Somewhere to turn when someone dies

Death is a part of life, and grieving a natural process. Cruse is committed to breaking the stigma around grief and ensuring that everyone, no matter how old or young, can access the highest quality support following a bereavement. Not only does Cruse provide a telephone helpline and the useful information you will find on this website, but our trained volunteers provide face-to-face support and practical advice in branches across England, Wales and Northern Ireland.

FIRST REACTIONS TO THE DEATH OF SOMEONE CLOSE

What happens to us when we lose someone? For most of us, bereavement will be the most psychologically distressing experience we will ever face. Grief is what we feel when somebody we love dies. The death of a significant person is a devastating loss. Everyone experiences grief differently and there is no ‘normal’ or ‘right’ way to grieve. How we react will be influenced by many different things, including our age and personality, or cultural background and religious beliefs, our previous experiences of bereavement, our circumstances and how we cope with loss.

When his wife and children were killed in a road accident, Andrew Gitsham was left with two choices: “I could sit there, paralysed, doing nothing with my life, or I could pick myself up and try to move forward.” Read his inspirational story about how, with help from Cruse, he picked himself up.

What are some of the feelings we may experience?
Shock
‘I can’t believe it'; ‘ I feel nothing.’ ‘Why did it have to happen?’
It may take you a long time to grasp what has happened. The shock can make you numb, you may feel you’re in a different world. Some people carry on as if nothing has happened. It is hard to believe that someone important is not coming back. Many feel disorientated and almost as if they have lost their place in life.

Pain
‘I feel such pain.’
Physical and mental pain can feel completely overwhelming and very frightening. The pain of bereavement has been compared to that of losing a limb. It doesn’t come back, you will always miss it, but you also learn to adapt to living without it.

Anger
Sometimes bereaved people can feel angry. This anger is a completely normal part of the grieving process. Death can seem cruel and unfair, especially when you feel someone has died before their time or when you had plans for the future together

Guilt
‘If only…’
You may feel guilty about things you said or did, or that you didn’t say or do. It is important to remember, at the time, that you did not have the power of hindsight you possess now.

Depression
‘I feel so depressed, life has no meaning, I can’t go on.’
Many people say there are times after a death when they feel there is nothing worth living for and they feel like ending it all.

Longing
‘I hear and see her, what is wrong with me?’ ‘I go over it again and again.’
Thinking you are hearing or seeing someone who has died is a common experience and can happen when you least expect it, and you may find that you can’t stop thinking about the events leading up to the death.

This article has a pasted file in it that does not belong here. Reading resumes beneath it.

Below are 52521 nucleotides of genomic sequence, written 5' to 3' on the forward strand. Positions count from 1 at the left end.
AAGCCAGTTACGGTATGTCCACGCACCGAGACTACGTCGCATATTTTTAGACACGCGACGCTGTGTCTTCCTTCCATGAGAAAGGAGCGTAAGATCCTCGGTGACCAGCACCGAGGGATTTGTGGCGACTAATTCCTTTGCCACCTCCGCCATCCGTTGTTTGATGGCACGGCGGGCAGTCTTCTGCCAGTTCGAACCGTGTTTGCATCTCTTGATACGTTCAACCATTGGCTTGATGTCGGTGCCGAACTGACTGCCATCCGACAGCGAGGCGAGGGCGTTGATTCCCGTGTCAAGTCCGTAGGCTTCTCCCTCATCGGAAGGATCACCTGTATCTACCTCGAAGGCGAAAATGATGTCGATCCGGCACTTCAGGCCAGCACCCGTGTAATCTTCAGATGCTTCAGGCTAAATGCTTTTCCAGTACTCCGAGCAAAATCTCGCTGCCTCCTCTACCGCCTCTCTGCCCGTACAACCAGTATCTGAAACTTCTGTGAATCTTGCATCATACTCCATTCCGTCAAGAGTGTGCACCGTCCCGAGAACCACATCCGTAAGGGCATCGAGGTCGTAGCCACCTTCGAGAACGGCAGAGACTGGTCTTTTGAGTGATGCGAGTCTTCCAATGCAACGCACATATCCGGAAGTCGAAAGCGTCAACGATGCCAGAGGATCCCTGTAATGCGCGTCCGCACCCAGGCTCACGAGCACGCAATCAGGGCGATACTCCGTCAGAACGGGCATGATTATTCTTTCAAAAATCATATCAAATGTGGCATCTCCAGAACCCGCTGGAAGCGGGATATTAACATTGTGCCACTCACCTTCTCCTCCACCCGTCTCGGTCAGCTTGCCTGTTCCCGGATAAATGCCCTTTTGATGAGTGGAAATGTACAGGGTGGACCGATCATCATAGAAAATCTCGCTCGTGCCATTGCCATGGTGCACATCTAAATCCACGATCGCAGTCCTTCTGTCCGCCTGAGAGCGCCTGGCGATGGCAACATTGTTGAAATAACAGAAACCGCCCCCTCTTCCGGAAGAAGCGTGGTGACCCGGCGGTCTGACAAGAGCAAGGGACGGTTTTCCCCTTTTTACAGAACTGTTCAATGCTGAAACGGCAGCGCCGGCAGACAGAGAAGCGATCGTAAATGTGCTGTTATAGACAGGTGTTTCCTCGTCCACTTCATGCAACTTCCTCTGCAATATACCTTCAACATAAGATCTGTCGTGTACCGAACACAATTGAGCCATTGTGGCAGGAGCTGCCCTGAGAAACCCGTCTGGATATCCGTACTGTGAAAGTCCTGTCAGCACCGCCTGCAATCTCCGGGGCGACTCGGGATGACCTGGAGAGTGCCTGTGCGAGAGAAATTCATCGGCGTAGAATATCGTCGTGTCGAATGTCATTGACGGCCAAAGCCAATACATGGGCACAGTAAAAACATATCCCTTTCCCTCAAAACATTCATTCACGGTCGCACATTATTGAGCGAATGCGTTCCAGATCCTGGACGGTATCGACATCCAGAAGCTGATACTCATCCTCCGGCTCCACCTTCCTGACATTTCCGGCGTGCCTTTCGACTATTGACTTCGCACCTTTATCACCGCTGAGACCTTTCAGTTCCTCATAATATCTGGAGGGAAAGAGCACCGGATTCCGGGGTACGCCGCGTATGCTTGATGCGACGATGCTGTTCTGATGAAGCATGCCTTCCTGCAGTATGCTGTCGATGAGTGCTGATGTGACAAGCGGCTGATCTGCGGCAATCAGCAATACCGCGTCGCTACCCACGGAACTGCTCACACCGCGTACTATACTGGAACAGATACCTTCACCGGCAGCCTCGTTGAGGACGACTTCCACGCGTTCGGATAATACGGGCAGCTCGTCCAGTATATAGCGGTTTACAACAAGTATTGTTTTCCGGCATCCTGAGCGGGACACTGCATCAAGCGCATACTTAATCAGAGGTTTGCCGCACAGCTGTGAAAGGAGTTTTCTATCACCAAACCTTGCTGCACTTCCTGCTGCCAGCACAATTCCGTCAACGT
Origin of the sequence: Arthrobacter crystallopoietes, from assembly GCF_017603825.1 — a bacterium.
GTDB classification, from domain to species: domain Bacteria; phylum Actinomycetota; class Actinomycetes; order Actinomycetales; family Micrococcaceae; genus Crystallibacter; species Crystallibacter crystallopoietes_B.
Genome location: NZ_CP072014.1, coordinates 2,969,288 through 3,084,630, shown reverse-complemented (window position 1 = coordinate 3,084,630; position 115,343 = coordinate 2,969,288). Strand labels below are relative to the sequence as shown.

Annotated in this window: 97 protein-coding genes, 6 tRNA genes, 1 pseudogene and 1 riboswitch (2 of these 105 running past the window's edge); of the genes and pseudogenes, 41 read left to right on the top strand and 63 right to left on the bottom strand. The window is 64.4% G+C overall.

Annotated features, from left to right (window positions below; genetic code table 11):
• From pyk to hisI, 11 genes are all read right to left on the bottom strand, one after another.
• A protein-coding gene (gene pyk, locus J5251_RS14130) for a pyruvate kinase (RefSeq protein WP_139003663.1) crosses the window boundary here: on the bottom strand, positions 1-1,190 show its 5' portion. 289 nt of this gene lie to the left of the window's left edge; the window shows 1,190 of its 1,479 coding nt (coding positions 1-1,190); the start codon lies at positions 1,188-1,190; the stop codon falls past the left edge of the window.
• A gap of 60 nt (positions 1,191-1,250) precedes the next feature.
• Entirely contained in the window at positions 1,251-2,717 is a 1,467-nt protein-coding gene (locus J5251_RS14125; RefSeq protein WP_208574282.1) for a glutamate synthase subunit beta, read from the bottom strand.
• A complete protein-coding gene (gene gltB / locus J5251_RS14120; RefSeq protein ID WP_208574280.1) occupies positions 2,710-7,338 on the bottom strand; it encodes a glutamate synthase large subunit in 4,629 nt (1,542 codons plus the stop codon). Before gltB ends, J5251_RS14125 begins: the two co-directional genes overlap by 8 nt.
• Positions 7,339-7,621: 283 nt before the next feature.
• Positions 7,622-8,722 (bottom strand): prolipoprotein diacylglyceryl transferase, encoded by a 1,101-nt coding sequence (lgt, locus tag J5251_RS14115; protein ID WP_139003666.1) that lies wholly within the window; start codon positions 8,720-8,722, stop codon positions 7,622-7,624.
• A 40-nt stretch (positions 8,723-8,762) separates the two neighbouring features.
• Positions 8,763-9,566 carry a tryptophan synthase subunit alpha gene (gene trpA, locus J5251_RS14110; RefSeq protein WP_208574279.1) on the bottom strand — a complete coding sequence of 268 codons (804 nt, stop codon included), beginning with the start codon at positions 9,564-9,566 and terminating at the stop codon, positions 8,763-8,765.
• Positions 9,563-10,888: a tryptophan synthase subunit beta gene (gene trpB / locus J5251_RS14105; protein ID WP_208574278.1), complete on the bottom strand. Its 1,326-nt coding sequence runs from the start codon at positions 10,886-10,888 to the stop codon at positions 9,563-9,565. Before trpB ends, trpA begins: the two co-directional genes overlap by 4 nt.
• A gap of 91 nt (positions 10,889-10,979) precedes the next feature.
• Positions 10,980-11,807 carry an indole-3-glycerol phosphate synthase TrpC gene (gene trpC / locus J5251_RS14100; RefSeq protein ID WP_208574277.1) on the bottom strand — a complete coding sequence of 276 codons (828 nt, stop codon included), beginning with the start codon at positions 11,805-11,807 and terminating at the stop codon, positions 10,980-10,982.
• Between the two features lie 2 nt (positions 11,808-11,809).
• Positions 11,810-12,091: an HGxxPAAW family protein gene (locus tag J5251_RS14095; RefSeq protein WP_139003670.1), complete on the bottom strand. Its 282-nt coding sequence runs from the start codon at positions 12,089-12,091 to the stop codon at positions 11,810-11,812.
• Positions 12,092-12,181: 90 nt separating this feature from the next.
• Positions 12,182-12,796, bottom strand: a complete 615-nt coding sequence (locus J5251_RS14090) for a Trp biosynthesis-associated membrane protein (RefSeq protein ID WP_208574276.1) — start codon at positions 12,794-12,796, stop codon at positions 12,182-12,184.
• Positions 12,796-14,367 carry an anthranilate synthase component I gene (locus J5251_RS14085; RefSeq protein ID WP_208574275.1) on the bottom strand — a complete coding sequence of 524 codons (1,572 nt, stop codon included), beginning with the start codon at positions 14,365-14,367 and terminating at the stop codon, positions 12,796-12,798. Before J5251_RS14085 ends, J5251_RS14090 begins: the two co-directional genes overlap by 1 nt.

Other people’s reactions
‘I think to understand it you really need to have been through it.’
One of the hardest things to face when we are bereaved is the way other people react to us. They often do not know what to say or how to respond to our loss. This is hard for us because we may well want to talk about the person who has died. It can become especially hard as time goes on and other people’s memories of the dead person fade.

COPING AND ADAPTING

‘They said I’d be over it in a few months’ but many people find it takes much longer to learn to cope without someone to love. ‘One minute I’m angry and the next minute I can’t stop crying’ and many people find the mood swings very frightening.

When someone close to us dies we have to cope and adjust to living in a world which is totally changed. Death is, after all, inevitable: that person is not going to come back. We may have to let go of some dreams built up and shared with the person who has died. ‘Today my life is different as a result of what has happened. The inner strengths that I did not know I possessed have come to light.’

LOOKING TO THE FUTURE

Life will never be the same again after a bereavement, but the grief and pain should lessen and there will come a time when you are able to adapt and adjust, and cope with life without the person who has died.

Many people worry that they will forget the person who has died; how they looked, their voice, the good times they had together. There are so many ways you can keep their memory alive. These are just a few suggestions:

talk about them and your special memories
write down your memories
keep an album of photos
keep a collection of some of their special possessions
do something that commemorates them, such as planting a tree, paying for a park bench or making a donation to a charity
Cruse is here to help at any stage of a bereavement. We are a national charity that provides advice, information and support to anyone who has been bereaved – children, young people and adults, whenever, however or wherever the death occurred. Our service is provided by trained and experienced volunteers; it is confidential and free. We provide face to face, telephone, email and website support both post-bereavement and also pre-bereavement. We have a national helpline, which you will find at the top of every page on this website, and local services throughout England, Wales and Northern Ireland, our sister organisation provides services in Scotland.

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